It was here. And it was impressive.
The left-hander added another win to his resume of success in Cincinnati, going six innings to stay unbeaten against the Reds, and the Philadelphia Phillies held on Tuesday night for a 4-3 victory, their fifth in a row.
The NL East leaders matched their longest winning streak of the season behind Hamels (2-2), who made his big league debut on May 12, 2006, giving up one hit in five innings at Great American Ball Park. He’s always been tough on Cincinnati’s predominantly left-handed lineup.
“It’s kind of a special place, kind of where everything started for me,” said Hamels, who is 3-0 at Great American. “I want to make an impact every time I come here. I know they probably don’t want to see that, but that’s kind of my goal.”
He reached it, with help from some of the Phillies’ old dependables.
Hamels has allowed five earned runs in 36 career innings against the Reds. He improved to 4-0 in five starts against Cincinnati, which got solo homers from Jay Bruce(notes) and Jerry Hairston Jr.(notes)
The Reds have lost a season-high four straight because their depleted offense is in a rut, scoring four runs in the last 28 innings. They wasted a chance in the ninth.
Closer Brad Lidge(notes) had given up runs in six of his last eight appearances while boosting his ERA to 8.31. He allowed an infield single to Alex Gonzalez and walked Laynce Nix(notes) with one out in the ninth, then struck out Willy Taveras(notes), who is in an 0-for-19 slump, and retired Hairston on a routine fly.
“We got runners in scoring position in the seventh, eighth and ninth, but we couldn’t get that big hit,” Reds manager Dusty Baker said. “We had Lidge on the ropes there. We were one hit away.”
Howard led off the second inning with a homer, and the Phillies went up 4-1 with three runs in the fifth.
Rollins, the Phillies’ dynamic leadoff hitter, has gone 8 for 22 during the winning streak, raising his average to .223 and offering hints he’s getting his game together.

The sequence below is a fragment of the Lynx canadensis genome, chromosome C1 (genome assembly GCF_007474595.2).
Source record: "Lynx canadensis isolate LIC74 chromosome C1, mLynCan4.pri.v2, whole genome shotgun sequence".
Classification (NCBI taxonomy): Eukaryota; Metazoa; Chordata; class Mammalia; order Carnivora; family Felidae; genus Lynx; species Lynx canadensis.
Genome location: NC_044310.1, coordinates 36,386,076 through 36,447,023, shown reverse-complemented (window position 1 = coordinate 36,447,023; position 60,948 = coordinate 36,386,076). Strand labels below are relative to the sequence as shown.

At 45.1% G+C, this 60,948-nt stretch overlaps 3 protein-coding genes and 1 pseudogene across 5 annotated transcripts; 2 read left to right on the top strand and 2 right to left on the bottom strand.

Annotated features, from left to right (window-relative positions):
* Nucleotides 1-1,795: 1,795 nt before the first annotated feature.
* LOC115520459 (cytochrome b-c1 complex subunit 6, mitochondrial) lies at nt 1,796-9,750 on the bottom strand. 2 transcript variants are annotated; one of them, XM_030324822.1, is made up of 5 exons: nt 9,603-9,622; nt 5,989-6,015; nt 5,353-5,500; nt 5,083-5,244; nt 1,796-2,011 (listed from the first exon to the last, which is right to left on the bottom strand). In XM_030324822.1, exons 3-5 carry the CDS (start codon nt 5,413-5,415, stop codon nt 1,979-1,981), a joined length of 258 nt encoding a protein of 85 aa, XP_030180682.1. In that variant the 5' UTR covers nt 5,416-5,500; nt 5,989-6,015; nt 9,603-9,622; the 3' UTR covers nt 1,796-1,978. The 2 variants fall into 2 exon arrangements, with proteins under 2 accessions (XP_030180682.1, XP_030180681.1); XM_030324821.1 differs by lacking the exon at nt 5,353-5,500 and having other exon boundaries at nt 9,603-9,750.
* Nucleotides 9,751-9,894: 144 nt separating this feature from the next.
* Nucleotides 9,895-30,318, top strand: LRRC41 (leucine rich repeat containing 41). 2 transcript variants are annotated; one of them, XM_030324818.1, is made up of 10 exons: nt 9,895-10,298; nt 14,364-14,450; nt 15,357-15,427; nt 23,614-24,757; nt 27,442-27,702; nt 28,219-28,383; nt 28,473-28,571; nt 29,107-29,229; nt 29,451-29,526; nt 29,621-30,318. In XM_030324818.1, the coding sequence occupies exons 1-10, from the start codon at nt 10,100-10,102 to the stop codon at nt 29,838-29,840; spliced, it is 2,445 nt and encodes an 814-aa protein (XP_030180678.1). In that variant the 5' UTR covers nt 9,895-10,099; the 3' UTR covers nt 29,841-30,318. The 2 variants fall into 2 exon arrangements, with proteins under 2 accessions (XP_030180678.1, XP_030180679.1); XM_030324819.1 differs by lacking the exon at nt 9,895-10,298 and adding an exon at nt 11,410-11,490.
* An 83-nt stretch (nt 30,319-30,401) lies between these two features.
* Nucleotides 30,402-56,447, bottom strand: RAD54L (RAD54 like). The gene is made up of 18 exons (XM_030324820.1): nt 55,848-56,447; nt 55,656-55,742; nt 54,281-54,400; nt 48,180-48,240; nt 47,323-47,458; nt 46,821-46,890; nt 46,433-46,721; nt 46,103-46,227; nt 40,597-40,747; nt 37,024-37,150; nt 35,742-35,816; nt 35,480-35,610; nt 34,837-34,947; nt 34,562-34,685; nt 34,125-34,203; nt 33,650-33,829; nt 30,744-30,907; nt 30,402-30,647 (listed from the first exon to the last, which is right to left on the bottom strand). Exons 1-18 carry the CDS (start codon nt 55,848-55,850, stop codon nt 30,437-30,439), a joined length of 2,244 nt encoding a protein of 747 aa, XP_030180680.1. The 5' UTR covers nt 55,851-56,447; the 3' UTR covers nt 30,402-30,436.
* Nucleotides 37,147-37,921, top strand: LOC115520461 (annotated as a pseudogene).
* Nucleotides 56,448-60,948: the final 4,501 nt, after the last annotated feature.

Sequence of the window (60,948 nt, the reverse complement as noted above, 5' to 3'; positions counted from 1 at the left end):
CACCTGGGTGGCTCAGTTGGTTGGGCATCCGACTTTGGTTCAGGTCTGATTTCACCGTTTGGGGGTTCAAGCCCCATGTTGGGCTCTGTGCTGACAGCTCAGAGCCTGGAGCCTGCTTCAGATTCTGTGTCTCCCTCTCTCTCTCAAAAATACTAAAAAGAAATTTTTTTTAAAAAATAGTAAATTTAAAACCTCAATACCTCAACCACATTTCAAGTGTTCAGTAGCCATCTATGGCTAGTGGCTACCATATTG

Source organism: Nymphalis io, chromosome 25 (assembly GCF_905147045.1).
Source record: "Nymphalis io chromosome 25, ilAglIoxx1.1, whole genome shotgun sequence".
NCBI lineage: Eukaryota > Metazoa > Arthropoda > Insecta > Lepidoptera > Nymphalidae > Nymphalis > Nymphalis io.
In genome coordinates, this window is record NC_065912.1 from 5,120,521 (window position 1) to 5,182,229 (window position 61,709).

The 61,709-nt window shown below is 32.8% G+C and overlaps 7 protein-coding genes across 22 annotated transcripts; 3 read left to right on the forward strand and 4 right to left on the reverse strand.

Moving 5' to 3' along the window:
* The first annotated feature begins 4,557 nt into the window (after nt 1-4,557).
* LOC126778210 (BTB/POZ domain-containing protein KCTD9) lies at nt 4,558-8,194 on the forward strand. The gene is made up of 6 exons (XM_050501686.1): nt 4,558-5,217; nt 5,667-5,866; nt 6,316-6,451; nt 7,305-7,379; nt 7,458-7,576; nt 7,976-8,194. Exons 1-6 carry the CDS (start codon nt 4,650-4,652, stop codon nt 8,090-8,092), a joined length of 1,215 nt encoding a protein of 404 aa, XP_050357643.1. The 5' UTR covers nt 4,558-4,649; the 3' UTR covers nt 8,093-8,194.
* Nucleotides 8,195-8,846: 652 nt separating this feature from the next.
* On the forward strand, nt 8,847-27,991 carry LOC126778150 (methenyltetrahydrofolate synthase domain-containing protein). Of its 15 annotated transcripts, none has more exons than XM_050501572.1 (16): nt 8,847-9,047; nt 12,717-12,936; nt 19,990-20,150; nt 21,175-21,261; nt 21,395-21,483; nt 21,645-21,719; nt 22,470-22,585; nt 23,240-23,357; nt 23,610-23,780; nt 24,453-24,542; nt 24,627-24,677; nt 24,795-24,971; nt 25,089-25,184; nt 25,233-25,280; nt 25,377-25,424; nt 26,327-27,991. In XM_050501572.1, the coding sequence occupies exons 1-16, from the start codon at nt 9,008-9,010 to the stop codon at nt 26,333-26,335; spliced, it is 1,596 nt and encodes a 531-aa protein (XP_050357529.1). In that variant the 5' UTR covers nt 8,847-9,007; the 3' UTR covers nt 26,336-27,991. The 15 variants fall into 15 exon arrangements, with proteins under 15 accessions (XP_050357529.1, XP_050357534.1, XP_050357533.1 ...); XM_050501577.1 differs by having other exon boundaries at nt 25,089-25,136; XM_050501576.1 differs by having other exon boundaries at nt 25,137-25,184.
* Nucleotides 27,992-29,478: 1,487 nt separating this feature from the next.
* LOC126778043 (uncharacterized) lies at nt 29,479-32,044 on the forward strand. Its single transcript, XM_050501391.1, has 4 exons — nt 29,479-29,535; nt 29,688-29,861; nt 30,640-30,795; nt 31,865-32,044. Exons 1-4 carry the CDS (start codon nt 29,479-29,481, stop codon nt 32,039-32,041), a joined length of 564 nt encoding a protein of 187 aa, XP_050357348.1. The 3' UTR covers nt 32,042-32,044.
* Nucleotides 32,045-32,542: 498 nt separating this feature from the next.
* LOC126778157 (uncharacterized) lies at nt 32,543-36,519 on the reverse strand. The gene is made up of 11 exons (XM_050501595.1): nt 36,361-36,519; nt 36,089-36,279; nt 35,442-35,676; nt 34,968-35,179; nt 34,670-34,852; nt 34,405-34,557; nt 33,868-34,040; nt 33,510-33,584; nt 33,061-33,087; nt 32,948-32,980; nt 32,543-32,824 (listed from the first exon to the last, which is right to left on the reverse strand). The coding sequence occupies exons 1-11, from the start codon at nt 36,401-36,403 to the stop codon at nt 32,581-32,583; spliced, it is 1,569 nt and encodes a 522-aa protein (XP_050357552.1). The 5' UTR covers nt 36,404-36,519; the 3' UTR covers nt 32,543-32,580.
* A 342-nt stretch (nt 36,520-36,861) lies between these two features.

“Just him, who he is, brings a lot to our lineup,” manager Charlie Manuel said. “But when he’s hitting good, that’s when we’re really good.”
The defending World Series champions are trying to fix their rotation, which ranked last in the NL with a 6.35 ERA. Manuel demoted struggling Chan Ho Park(notes) to the bullpen on Tuesday, replacing him with left-hander J.A. Happ(notes).
The Reds opened the series unsure when they would have first baseman Joey Votto(notes) back in the lineup. Votto, the Reds’ top hitter at .366, came down with a severe case of the flu earlier this month and had to leave two games over the weekend in San Diego because of dizziness. He had more tests on Tuesday, and more were scheduled for the next few days.
The Reds really miss him.
“No question about it—he’s our best hitter. I know how he feels,” said Hairston, who had the flu during spring training. “I was sick for six or seven weeks. Just when you think you’re getting better, boom, it slams you again.”
Howard moved ahead of Johnny Callison for ninth place on the Phillies’ career list with his 186th homer. … More than 500 fans brought their dogs to the game, part of a promotion by the Reds. The dogs sat in the stands along with the 18,449 fans. … The Reds put long reliever Nick Masset(notes) on the DL with strained muscles in his left side. Masset hasn’t pitched since May 10. RHP Ramon Ramirez was called up from Triple-A Louisville to fill his role.